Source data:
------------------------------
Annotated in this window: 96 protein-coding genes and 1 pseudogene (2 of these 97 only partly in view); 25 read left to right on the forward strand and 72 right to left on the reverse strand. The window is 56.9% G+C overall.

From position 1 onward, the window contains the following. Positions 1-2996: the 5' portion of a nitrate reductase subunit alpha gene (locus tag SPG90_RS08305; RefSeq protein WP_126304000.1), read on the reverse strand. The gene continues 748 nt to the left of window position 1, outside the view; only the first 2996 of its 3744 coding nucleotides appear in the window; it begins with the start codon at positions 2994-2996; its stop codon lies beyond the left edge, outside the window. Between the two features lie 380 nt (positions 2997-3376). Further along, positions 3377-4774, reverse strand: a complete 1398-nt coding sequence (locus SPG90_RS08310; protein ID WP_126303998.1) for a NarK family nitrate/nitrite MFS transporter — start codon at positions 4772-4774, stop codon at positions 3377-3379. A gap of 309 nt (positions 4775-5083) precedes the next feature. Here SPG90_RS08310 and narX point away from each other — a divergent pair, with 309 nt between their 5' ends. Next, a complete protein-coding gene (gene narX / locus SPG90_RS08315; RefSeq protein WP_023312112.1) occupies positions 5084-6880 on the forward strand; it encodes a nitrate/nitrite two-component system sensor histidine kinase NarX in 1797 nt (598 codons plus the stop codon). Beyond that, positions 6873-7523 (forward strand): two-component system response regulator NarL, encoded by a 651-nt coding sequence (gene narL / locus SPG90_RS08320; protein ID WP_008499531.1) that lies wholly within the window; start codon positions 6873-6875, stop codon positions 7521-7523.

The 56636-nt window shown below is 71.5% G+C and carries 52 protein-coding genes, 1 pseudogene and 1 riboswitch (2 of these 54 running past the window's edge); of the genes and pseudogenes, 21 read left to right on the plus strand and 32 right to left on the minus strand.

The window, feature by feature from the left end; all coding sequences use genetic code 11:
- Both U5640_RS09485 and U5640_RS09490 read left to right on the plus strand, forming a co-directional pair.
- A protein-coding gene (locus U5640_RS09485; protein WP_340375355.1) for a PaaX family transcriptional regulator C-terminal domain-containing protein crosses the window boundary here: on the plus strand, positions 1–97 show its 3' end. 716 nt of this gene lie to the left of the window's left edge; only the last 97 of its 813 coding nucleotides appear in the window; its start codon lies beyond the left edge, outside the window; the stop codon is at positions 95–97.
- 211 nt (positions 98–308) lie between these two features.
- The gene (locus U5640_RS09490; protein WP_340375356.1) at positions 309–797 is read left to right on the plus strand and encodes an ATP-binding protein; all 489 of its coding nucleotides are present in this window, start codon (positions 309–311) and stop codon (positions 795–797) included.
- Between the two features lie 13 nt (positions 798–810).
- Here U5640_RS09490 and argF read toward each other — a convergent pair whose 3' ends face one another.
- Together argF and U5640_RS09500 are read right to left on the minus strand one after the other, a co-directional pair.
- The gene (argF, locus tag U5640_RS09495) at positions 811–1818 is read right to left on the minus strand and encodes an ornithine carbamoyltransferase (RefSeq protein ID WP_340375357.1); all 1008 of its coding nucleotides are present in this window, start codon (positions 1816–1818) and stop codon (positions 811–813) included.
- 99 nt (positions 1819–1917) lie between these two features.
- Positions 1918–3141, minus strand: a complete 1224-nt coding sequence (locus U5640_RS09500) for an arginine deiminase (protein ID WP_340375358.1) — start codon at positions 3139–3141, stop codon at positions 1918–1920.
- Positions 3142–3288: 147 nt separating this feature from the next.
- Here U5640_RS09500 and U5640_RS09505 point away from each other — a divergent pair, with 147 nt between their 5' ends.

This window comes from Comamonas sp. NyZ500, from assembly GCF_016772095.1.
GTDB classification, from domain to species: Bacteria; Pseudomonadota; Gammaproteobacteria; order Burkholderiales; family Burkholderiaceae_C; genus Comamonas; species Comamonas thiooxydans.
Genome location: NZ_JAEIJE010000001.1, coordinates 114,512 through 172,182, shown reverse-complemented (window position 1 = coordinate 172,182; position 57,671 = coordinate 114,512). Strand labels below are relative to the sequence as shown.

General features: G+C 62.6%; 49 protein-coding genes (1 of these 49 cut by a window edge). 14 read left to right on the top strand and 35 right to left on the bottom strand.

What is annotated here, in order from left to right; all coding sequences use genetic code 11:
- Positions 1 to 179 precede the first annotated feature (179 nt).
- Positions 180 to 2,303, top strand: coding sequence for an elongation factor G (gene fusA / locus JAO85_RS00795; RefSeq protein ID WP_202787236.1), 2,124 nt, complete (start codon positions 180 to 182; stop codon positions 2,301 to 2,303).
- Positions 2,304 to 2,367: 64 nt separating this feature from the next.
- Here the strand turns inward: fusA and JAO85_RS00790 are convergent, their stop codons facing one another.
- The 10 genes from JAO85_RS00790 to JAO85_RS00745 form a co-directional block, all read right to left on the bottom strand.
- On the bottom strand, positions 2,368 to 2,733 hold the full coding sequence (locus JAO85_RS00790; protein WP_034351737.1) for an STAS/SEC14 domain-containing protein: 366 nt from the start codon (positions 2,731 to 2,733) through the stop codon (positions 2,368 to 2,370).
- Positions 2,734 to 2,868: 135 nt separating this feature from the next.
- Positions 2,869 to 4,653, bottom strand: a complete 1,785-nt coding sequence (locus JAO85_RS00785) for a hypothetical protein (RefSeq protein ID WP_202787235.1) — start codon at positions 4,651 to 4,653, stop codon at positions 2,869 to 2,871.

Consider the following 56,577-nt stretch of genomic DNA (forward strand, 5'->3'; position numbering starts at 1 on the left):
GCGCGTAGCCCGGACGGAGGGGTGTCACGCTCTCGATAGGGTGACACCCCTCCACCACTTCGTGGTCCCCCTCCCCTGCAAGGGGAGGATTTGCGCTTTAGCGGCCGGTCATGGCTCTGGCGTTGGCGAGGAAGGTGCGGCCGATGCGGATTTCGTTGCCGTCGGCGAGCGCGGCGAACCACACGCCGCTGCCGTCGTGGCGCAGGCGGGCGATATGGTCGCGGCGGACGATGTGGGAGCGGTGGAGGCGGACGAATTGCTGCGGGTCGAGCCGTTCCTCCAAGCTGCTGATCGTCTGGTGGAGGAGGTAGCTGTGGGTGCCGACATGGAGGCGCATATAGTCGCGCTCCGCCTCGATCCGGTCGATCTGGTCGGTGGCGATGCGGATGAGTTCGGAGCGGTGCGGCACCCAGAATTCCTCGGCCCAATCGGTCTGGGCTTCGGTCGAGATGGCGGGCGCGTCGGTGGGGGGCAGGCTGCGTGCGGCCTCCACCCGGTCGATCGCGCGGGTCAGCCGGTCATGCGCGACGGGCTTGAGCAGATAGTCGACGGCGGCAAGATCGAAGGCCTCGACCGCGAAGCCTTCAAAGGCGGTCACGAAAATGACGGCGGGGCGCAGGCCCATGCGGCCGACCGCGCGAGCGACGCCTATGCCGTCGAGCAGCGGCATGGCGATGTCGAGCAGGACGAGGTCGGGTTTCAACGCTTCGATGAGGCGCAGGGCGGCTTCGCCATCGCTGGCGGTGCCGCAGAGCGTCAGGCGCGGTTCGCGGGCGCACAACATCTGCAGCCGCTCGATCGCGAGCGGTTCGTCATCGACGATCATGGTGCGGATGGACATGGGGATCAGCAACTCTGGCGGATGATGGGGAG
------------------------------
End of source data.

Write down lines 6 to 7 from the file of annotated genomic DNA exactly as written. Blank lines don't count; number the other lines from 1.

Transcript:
- A protein-coding gene (locus U5640_RS09485; protein WP_340375355.1) for a PaaX family transcriptional regulator C-terminal domain-containing protein crosses the window boundary here: on the plus strand, positions 1–97 show its 3' end. 716 nt of this gene lie to the left of the window's left edge; only the last 97 of its 813 coding nucleotides appear in the window; its start codon lies beyond the left edge, outside the window; the stop codon is at positions 95–97.
- 211 nt (positions 98–308) lie between these two features.